When I Started To Prioritize Sleep
Updated: Oct 21
Becoming Aware of the Importance of Sleep
From a young age, especially middle school and high school, I struggled with going to sleep, and staying asleep to the point where I dreaded going to bed. As soon as I tried to sleep, my mind could not turn off and the energy of thoughts would keep me awake for hours. Looking back, I realized I had gone through big life changes, including a move to a different city that removed me from my childhood friends. I moved to a place where I had to start from scratch with making friends, which can be daunting. This likely fueled a little anxiety and poor sleep patterns.
By the time I entered college, I started to get into triathlons, and looking into health, diet, and sleep. Getting good sleep while in college was always in the back of my mind. I knew it directly impact performance and recovery. However, I admit I did not prioritize a good night’s rest. I went to bed at inconsistent times, partied on the weekends, and woke up feeling tired every day. I had no discipline, which is one of the keys to getting quality sleep.
When I Started to Prioritize Sleep
In my previous job, I was a sales representative for a hydration company that had a people first culture towards the employees. It was my first career coming out of college, and I was fortunate enough to be surrounded by a team who prioritized health and wellness. One of the perks from that job was getting a free 6-month subscription with Whoop.
Whoop is a high-tech fitness wearable device that measures advanced biometrics. Whoop also tracks your sleep, recovery, and daily activity strain. It acts like a daily coach that gives recommendations on the amount of sleep hours needed to recover and improve performance for the next day. Every morning, you get a chance to review your previous night’s sleep, my favorite part about using whoop. If I had poor sleep, I ask myself what I did yesterday. Did I drink alcohol? Was it a stressful day? Did I not hydrate well enough? Did I switch up my diet? Were my allergies bad? There are so many factors that can disrupt sleep. Whoop gives you the option to fill out a journal every morning, which can help identify trends and keep you accountable with any negative habits you might have picked up recently.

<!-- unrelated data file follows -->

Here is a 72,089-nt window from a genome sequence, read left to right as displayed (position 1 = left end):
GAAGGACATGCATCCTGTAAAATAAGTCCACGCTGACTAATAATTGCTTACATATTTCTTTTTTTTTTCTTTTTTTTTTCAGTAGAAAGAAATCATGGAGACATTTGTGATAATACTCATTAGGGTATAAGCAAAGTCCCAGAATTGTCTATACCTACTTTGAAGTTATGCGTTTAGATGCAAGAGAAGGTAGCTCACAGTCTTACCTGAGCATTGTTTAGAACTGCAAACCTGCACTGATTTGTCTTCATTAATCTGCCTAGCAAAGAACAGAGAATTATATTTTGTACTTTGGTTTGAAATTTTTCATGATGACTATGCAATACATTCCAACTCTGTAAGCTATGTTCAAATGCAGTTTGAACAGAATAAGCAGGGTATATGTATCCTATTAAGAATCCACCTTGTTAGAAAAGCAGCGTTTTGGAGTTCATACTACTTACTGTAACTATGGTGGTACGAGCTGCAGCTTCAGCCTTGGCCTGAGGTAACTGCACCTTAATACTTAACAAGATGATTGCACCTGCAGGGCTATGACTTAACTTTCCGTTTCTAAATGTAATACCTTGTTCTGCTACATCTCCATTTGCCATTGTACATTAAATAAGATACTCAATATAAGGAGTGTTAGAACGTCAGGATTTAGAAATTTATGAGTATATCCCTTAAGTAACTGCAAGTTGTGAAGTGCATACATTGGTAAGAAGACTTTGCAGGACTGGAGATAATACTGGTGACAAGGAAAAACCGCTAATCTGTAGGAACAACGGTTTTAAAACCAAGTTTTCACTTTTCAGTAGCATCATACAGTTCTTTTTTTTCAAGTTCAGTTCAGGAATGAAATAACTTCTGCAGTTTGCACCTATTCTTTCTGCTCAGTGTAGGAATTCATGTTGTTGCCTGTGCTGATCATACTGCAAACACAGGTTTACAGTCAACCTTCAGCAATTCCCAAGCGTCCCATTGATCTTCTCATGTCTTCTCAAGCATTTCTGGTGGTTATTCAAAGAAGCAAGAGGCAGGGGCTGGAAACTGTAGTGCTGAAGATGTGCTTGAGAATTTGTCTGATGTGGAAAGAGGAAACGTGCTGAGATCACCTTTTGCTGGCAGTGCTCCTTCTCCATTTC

Two months in to using Whoop, I was surprised to learn that I was getting better sleep than expected and getting relatively close to hours needed. However, I still felt tired daily and had a general feeling that I didn’t get quality sleep. It wasn’t until a recent trip to the dentist and seeing slight inflammation in my gums, that prompted me to get a sleep study done. The last thing I wanted to do was to be hooked up to a machine every night, but I was willing to commit to a device that could greatly benefit my health.
During the sleep study, I was not expecting to be hooked up to so many wires. It was an awkward process, not only with the wires but trying to sleep when a team is watching you behind a wall analyzing data.
It was one of those nights where I didn’t feel like I slept at all and was wide awake the whole time. I was counting down the minutes the whole time. By the end, I was fully expecting to have to redo the study.
Surprisingly, I was told they received enough data, which was a sigh of relief. Despite feeling awake and aware the whole night, Whoop showed that I had 5:45 hours of sleep and 3:20 of that was restorative. It also showed 1.1 wake periods per hour which is low compared to my 2.3 average.
Ultimately, the sleep study didn't detect signs of sleep apnea. While the study didn't show anything serious other than potentially having insomnia, I will continue to use whoop as a daily resource to dial in healthy habits and identify any disruptors. If you have any suspicions with having sleep apnea, I highly recommend doing a sleepy study to rule out anything serious. It’s worth looking like Cyborg for a few hours.